Finding work and marketing themselves to new leads was a challenge for all the freelancers. Before they can actually do what they do best, each of the freelancers say they invest time, energy and sometimes their own cash in the art of self-promotion. This involves informal or organised calls and emails to existing and prospective clients; the use of referrals and testimonials; ‘cold’ and speculative pitches and even payments to a recruitment or talent agent. All these activities have the same goal – to drum up new business for the freelancer. Like Ridley, freelance photographer Andre Kirby endorsed using an agent to help with the challenge of winning new clients, allowing her to concentrate on cultivating her existing ones.
Finding the time to market yourself
AND do enough work to earn a living can indeed be a bit of a juggle, concedes Naomi Mackay, who has 8 years’ experience as a freelance journalist. But when such a balancing act can be pulled off, she says, the rewards are worth it.
Dixon adds that, for freelance writers, getting stories placed is tough right now. Even though she has a wide array of outlets, some great stories she has penned have fallen by the wayside, “in a way that they wouldn't if I was a staffer.”
Competition – Less qualified rivals are depressing
With the availability of temporary workers at a historic high, freelancers can’t afford to be complacent about the competition. In fact, the hundreds of people out there who want to do a bit of writing ‘on the side’ – often for a cut-price – are Mackay’s biggest bugbear. Another well-established freelancer writer, whose clients include The Guardian newspaper, hinted just as much, saying that the pay rate which a less experienced writer offered a prospective client on a bidding site made her own rate seem extortionate, even after she downgraded it, twice.
In the PR sector, one established freelancer last week advised that now was the right time to be dropping rates, in the light of clients prioritising ‘value for money’ hires. Elaborating, communications consultant Rona Levin said that once the economy gets stronger, and budgets for PR get bigger, freelancers could then look at increasing fees among their hopefully expanded client base, having by that time already proved their worth.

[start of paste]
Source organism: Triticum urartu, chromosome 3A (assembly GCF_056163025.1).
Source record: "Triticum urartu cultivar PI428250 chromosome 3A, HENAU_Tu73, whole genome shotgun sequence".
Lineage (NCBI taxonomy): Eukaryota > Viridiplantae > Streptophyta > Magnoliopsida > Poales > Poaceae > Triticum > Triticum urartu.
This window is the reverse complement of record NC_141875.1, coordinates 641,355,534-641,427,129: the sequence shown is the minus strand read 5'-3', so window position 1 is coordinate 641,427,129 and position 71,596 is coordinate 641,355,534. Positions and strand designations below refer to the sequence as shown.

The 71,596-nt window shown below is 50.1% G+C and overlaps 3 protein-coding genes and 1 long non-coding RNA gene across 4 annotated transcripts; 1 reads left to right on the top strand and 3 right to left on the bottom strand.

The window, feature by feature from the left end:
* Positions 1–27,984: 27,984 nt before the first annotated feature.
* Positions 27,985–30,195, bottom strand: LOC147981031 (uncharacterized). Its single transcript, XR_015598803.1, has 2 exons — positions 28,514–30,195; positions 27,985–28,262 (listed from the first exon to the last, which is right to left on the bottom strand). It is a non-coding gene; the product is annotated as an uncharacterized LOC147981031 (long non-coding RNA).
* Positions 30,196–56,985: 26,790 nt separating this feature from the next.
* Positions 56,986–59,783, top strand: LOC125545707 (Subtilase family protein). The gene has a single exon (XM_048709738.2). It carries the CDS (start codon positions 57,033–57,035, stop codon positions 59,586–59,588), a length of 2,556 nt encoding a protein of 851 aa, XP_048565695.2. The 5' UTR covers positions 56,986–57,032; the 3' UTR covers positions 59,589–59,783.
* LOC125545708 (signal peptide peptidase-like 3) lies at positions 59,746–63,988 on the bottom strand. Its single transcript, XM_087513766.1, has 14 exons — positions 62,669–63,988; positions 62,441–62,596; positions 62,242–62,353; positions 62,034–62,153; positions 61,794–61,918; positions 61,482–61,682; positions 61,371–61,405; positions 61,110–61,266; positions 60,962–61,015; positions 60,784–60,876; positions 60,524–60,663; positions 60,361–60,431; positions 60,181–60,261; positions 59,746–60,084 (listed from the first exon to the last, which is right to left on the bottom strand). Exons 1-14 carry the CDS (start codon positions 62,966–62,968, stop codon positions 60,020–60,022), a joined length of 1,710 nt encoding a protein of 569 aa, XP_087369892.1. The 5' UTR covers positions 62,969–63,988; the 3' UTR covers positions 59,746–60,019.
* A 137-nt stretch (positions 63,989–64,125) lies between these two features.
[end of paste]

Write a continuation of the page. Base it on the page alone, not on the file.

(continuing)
Deadlines – time seems more finite alone
As a one-person unit, the typical freelancer is without another pair of hands to handle the many and different tasks before their business. This absence is felt most acutely when a freelancer is working to a deadline and needs to bounce final ideas off another person. Because they often can’t, unless they have a good network of contacts to hand, the result is an effective ‘brain drain’ due to the sheer weight of multi-tasking. Vikki Rimmer, freelance PR consultant of the year (2008) according to Xchangeteam, says multi-tasking is probably her biggest challenge. She sometimes finds herself juggling three or four campaigns at once, helping explain why “12-hour days are the norm.”
Holiday – your vacation is also a break from earning
For freelancers, whenever you go on holiday you are also taking a break from earning money. In almost all client-freelancer relationships, the freelancer foregoes any pay for days off, whether the days were for taken for holiday or health reasons. In theory, freelancers can take as many days off as they like. However their bank balance and a professional care of duty to the client both tend to limit the number of days out that they take, in practice. Having to work out how much money you'll lose if you go on holiday, in advance of booking your trip, is certainly a challenge, agrees Mackay. Freelancers who feel the lure of travel but neglect their client’s needs risk leaving the engagement without a good reference, and will likely lose the chance to work for that client again.